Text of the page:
Bobby and Sujans peeps
Top row from left: Bobbys bro, Sujans bro, me, Kevin, baby (not sure), Bobbys eldest sis.
Bottom row from left: Bobby!, Bobbys niece(i think), Bobita(Bobbys sis), Richard
lost in your own little world of fluffy snow and obsidian rock. The flight was about an hour long and cost $130, but I would easily recommend it to anyone with even a passing interest in...anything.
Afterwards we met up with our friends Sujan and Bobby, who wanted us to meet their families, and show us around town the Nepalese way. Sujan somehow managed to borrow 4 bikes off his friends and family for us all to go on a trip to Baktapur with less than a days notice! Surely one of the most stressful days in Su's life hehe (see photo). We met their families who were all friendly and interested in what we were doing travelling. Nepalese have very close family units, with your cousins and uncles etc often sharing the same house as your own family. 8 of us went on the 4 bikes and I had one of Bobby's sisters, Bobita, on the back of my bike, with no helmet, even though back home I wouldn't dream of putting anyone on my bike without a helmet. In Nepal... its better you know.
We drove a fairly pleasant 30 km to a lovely temple called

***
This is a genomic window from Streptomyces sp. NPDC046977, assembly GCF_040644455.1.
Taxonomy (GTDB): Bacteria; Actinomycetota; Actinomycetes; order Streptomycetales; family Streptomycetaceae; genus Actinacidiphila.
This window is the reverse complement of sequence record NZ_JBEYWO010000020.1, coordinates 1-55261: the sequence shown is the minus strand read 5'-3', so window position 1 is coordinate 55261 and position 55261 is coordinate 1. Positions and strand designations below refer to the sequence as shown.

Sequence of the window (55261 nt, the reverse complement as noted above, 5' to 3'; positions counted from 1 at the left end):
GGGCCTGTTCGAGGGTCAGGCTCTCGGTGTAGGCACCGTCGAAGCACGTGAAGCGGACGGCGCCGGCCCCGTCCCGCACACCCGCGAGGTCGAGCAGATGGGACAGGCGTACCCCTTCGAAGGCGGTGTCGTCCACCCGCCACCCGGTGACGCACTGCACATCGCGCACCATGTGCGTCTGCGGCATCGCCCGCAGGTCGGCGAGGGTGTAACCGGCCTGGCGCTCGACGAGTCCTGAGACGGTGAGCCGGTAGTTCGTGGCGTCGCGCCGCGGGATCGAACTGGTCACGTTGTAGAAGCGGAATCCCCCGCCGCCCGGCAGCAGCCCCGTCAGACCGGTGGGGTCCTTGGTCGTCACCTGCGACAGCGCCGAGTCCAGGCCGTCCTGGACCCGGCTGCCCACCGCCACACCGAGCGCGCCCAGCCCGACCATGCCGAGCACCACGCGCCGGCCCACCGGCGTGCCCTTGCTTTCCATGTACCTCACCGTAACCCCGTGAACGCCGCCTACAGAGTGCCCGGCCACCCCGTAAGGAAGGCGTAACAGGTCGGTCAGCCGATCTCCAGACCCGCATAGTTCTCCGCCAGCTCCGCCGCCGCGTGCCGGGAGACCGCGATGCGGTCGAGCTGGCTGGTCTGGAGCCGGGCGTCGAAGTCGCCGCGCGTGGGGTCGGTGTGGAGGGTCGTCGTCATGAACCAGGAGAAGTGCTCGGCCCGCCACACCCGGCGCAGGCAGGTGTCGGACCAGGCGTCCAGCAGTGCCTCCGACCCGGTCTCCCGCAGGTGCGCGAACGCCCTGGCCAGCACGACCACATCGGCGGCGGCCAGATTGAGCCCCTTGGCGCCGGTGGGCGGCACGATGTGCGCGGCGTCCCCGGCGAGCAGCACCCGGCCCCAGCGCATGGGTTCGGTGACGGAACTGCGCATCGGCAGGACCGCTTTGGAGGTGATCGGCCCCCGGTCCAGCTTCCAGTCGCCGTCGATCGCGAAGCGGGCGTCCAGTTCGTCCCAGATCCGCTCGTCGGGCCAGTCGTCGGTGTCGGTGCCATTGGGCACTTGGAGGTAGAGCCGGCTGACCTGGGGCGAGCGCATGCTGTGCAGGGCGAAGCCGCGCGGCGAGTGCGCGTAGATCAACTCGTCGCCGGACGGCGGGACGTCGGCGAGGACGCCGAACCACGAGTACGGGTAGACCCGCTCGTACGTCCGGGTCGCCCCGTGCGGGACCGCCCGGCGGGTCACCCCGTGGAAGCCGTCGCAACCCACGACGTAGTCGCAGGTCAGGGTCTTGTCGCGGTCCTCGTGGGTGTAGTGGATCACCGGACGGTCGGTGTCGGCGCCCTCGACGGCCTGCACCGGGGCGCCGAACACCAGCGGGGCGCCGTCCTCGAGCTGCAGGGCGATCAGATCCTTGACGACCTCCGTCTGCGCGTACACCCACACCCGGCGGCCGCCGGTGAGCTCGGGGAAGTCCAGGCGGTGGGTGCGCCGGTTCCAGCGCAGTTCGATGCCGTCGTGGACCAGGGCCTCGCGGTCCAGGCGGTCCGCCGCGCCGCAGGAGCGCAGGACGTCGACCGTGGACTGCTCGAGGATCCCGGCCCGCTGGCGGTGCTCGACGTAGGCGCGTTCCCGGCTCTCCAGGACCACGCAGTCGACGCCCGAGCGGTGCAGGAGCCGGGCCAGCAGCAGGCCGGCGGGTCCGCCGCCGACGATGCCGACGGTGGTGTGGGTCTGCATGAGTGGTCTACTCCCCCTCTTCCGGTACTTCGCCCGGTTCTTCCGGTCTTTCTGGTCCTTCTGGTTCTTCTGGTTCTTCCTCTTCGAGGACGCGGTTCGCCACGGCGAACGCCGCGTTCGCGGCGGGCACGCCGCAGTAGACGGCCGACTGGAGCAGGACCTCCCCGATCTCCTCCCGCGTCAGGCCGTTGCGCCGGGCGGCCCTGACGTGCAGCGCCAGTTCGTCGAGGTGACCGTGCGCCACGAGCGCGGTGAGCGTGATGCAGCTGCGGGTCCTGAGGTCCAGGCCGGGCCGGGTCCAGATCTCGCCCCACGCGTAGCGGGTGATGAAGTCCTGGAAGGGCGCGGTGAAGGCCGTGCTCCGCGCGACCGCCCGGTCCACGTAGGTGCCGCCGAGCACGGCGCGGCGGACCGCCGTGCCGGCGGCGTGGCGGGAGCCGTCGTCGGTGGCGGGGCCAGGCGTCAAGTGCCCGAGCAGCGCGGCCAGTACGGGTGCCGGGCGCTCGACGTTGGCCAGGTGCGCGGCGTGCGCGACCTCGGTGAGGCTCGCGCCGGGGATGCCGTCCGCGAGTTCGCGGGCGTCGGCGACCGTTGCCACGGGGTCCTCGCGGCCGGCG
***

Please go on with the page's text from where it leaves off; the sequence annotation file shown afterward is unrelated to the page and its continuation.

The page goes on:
Changu Narayan, where we strolled along an old, characterful street, with old men smoking and peering out of windows, and locals trying to interest us in Nepali music and local craft, on the lead up to the hill-top temple. It was cool walking around with our entourage, and whenever we wondered about any of the statues or buildings, our friends would explain. We went to a nice viewpoint at the back of the temple complex, where we could see a good stretch of the Kathmandu valley, beneath an overcast sky. We got back on our bikes and headed for Baktapur, but first stopped to admire the sun that had now broken through the clouds. We travelled on the unsealed, bumpy road for another 20km to the medieval city of Baktapur. The Nepalese luckily decided to preserve the cities uniqueness, and you take a step back in time seeing the stone-slabbed houses and cobble stoned streets. We toured about some impressive pagoda temples with our new found pals, and enjoyed tooling about on the lion statues lining the steps. Unfortunately, the lights that normally light the temples and pagodas were not working the day we were there, its supposed to be